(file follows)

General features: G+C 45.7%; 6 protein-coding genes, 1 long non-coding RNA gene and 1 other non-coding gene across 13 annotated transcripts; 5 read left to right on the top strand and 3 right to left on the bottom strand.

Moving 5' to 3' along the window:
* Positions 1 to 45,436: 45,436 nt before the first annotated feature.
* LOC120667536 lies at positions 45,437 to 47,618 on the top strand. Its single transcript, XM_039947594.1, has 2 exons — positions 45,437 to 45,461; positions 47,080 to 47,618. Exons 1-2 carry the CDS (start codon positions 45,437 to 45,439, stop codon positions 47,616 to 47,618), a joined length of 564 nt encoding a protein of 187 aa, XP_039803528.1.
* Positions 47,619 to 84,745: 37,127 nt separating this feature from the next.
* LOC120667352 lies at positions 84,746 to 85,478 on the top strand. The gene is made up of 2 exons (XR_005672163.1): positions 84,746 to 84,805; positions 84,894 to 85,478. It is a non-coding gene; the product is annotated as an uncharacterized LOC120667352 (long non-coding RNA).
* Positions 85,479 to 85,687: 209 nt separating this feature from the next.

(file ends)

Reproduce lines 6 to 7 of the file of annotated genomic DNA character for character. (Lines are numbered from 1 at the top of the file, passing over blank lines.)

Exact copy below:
* LOC120667352 lies at positions 84,746 to 85,478 on the top strand. The gene is made up of 2 exons (XR_005672163.1): positions 84,746 to 84,805; positions 84,894 to 85,478. It is a non-coding gene; the product is annotated as an uncharacterized LOC120667352 (long non-coding RNA).
* Positions 85,479 to 85,687: 209 nt separating this feature from the next.